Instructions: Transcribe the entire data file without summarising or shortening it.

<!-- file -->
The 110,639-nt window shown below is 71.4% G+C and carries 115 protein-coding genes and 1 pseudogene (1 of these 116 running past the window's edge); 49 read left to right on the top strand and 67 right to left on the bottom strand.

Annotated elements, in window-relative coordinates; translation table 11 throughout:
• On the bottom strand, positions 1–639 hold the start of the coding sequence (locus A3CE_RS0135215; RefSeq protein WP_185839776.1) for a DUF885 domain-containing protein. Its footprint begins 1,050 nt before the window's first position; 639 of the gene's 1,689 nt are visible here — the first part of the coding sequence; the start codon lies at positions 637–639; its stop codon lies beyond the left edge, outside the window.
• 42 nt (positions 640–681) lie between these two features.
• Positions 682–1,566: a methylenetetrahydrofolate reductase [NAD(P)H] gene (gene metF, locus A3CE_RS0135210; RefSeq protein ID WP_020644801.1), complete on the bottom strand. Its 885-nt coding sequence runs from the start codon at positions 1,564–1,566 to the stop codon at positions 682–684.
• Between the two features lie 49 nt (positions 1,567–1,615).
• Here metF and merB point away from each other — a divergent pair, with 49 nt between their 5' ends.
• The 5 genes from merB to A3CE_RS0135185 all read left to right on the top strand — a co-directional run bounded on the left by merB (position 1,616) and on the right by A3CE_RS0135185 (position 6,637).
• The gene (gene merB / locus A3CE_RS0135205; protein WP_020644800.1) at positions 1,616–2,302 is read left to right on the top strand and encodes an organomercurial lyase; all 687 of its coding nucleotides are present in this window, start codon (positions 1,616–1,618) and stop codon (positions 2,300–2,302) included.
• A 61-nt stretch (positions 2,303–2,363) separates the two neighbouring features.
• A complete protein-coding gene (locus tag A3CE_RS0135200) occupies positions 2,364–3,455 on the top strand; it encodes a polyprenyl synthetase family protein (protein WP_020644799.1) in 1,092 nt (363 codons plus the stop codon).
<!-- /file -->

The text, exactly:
The 110,639-nt window shown below is 71.4% G+C and carries 115 protein-coding genes and 1 pseudogene (1 of these 116 running past the window's edge); 49 read left to right on the top strand and 67 right to left on the bottom strand.

Annotated elements, in window-relative coordinates; translation table 11 throughout:
• On the bottom strand, positions 1–639 hold the start of the coding sequence (locus A3CE_RS0135215; RefSeq protein WP_185839776.1) for a DUF885 domain-containing protein. Its footprint begins 1,050 nt before the window's first position; 639 of the gene's 1,689 nt are visible here — the first part of the coding sequence; the start codon lies at positions 637–639; its stop codon lies beyond the left edge, outside the window.
• 42 nt (positions 640–681) lie between these two features.
• Positions 682–1,566: a methylenetetrahydrofolate reductase [NAD(P)H] gene (gene metF, locus A3CE_RS0135210; RefSeq protein ID WP_020644801.1), complete on the bottom strand. Its 885-nt coding sequence runs from the start codon at positions 1,564–1,566 to the stop codon at positions 682–684.
• Between the two features lie 49 nt (positions 1,567–1,615).
• Here metF and merB point away from each other — a divergent pair, with 49 nt between their 5' ends.
• The 5 genes from merB to A3CE_RS0135185 all read left to right on the top strand — a co-directional run bounded on the left by merB (position 1,616) and on the right by A3CE_RS0135185 (position 6,637).
• The gene (gene merB / locus A3CE_RS0135205; protein WP_020644800.1) at positions 1,616–2,302 is read left to right on the top strand and encodes an organomercurial lyase; all 687 of its coding nucleotides are present in this window, start codon (positions 1,616–1,618) and stop codon (positions 2,300–2,302) included.
• A 61-nt stretch (positions 2,303–2,363) separates the two neighbouring features.
• A complete protein-coding gene (locus tag A3CE_RS0135200) occupies positions 2,364–3,455 on the top strand; it encodes a polyprenyl synthetase family protein (protein WP_020644799.1) in 1,092 nt (363 codons plus the stop codon).